• • Applying different wheel velocities •

•     
Fracture Mechanics

•     
Adhesion Theories

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•     
NDT methods for track and wheel sets

•     
Rolling contact defects

•     
Rail Inspection methods

Stage 2: Static Analysis

•     
Wheel and profiles:

•     
Creating 3D models of the wheel and track using geometrical
dimensions from published data.

•     
Short track and a section of the wheel “reduce
simulation time”

•     
FEA – Using Ansys software

•     
Determine area formed by contact bodies (contact
patch)

•     
Determine stresses: (Normal, compressive)

•     
Analytical approach – Hertz Method

•     
Validation of FEA
results using published data and analytical method

•     
Fatigue analysis
using FEA and Fracture mechanics assuming a defect has been detected by NDT
methods

Stage 3: Dynamic Analysis

•     
Create a 3D model of the track and wheel

•     
100m long straight track and a complete wheel

•     
Consider effects of changing:

•     
Applying different wheel velocities

•     
Track curvature

Stage 4: Discussions and Conclusions

•     
Discussion of Static and dynamic models

•     
Fatigue life analysis and maintenance recommendations

•     
Recommendations for future work

•     
Conclusions

Evaluation and Testing
Methods

The procedure
for evaluating FEA will be undertaken using grid dependency testing techniques.
This involves producing an initial set of results with a course mesh then
proceeding to refine the mesh until there is little or no change between
stresses achieved from one iteration to another. While refining the mesh at the
beginning of each study, a mesh quality metrics will be evaluated before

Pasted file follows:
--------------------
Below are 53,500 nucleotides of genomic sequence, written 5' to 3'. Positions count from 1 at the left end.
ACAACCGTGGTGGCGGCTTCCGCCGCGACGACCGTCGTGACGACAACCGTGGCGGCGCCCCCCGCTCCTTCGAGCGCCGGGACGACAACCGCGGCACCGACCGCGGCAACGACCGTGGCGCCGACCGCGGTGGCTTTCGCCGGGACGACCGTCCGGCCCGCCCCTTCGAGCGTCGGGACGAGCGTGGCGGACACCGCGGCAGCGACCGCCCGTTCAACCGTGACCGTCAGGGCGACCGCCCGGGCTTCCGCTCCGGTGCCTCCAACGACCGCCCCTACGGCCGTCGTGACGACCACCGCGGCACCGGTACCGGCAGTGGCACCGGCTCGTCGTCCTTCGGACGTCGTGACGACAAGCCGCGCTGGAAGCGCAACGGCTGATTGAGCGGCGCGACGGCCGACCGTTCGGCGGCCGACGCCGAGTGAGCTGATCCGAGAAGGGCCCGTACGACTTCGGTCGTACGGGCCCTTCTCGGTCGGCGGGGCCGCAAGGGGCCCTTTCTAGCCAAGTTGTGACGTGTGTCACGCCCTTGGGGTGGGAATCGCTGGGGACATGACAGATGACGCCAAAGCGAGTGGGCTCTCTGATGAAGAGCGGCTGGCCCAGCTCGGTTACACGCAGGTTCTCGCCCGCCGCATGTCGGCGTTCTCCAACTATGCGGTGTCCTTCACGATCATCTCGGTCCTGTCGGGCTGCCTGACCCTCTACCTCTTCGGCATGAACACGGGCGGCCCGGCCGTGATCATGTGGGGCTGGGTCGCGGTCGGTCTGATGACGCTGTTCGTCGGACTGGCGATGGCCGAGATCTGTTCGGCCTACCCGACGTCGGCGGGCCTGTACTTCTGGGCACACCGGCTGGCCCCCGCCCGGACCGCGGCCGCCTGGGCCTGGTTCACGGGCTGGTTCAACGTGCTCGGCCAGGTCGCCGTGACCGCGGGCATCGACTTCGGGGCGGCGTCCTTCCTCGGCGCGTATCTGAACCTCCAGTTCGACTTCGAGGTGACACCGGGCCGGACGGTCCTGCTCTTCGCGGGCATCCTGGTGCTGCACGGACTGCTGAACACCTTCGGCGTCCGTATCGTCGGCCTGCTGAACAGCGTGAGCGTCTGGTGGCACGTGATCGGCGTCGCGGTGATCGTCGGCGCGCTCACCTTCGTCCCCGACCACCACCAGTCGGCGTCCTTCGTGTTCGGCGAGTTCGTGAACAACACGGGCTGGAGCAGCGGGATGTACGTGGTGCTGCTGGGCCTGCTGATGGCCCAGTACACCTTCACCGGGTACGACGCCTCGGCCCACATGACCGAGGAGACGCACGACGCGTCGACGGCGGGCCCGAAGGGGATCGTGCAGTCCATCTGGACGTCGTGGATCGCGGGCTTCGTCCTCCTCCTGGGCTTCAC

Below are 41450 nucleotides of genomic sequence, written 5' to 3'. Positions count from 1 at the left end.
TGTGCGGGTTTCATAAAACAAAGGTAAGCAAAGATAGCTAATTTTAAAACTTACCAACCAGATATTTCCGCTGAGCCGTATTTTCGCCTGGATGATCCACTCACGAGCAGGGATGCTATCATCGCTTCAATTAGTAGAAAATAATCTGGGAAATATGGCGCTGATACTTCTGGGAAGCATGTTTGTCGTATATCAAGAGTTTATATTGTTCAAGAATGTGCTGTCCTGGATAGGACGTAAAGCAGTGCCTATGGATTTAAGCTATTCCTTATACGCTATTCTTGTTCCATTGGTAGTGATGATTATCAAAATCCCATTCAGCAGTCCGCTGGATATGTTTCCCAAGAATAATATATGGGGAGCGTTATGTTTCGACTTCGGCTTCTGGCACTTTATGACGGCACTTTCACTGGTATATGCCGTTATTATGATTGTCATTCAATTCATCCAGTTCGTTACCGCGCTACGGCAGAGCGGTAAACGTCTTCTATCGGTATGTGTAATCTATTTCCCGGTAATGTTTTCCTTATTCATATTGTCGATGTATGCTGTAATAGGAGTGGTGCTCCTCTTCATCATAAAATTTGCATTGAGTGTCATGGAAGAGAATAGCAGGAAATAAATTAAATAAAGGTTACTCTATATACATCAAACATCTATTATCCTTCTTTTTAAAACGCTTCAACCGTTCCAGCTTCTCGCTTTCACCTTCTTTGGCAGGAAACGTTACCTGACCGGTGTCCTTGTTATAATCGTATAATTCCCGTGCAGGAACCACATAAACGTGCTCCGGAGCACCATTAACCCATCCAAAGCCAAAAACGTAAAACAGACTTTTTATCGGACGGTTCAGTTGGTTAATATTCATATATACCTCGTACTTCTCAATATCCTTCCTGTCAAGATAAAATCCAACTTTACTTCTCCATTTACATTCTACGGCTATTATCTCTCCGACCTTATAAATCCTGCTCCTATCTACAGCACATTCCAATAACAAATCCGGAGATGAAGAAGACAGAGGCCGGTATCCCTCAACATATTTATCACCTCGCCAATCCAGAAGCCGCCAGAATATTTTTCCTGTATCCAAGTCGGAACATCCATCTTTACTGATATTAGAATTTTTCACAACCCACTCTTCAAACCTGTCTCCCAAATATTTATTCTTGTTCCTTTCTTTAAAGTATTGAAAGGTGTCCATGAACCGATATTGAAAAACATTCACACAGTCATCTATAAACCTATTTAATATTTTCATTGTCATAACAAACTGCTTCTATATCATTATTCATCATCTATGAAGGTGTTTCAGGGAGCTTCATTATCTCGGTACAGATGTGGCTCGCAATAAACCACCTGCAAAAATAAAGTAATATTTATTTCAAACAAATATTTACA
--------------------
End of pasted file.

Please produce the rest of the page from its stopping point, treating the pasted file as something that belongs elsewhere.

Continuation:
proceeding with the FEA simulation. Validation of the FEA model will be done
using published data and also compared with Hertz analytical methods for
contact stress and fracture mechanics for fatigue cycles to failure.

Economic, legal, social,
ethical and environmental considerations

Economic

The rail
industry is a very lucrative sector not only because of the numbers of people
that use the trains for transport but also long haulage and mass movement of
heavy loads. To keep the wheels of the economy moving on the rail it is vitally
important that the infrastructure is available almost all the time and that service
work between peak times is kept at a minimum as much as possible to avoid any
disruptions to the network. The types of tracks, wheels and locomotives used on
a given section of line should be chosen with a clear understanding of the
geography in that area. This helps to prolong track life and reduce financial
penalties incurred due to regular maintenance. Furthermore, regular maintenance
calls for more operatives and this can impact on company profits etc.

Legal

To prevent
endangering people’s lives and damage to reputation of organisations control
standards have been put in place to make sure that suppliers of rail equipment
such as tracks and wheel all conform to the guiding procedures. The procedures
gives limits on material requirements, profile designs and tolerances, load
limits, wear limits and maintenance requirements just to name a few.

Wheel profile designs

In the United Kingdom, wheel
profile design shall be done in line with Railway Group Standard GM/RT2466
Section 2.3 of Part 2 which states that:

New wheelset
designs shall use monobloc design wheels. The width of the wheel rim (the
distance between the flange back and the outside face of the rim) shall be
within the range 127 to 150 mm and the Tread profile limits are shown in Appendix
K. For monobloc wheels only, it is permissible to reduce the rim thickness at
the final re-profiling such that the fatigue life of the wheel rim becomes
finite. The predicted fatigue life of the wheel after the final re-profiling
shall be not less than three times the remaining service life. New wheel
designs shall make provision for balancing without the need for holes in the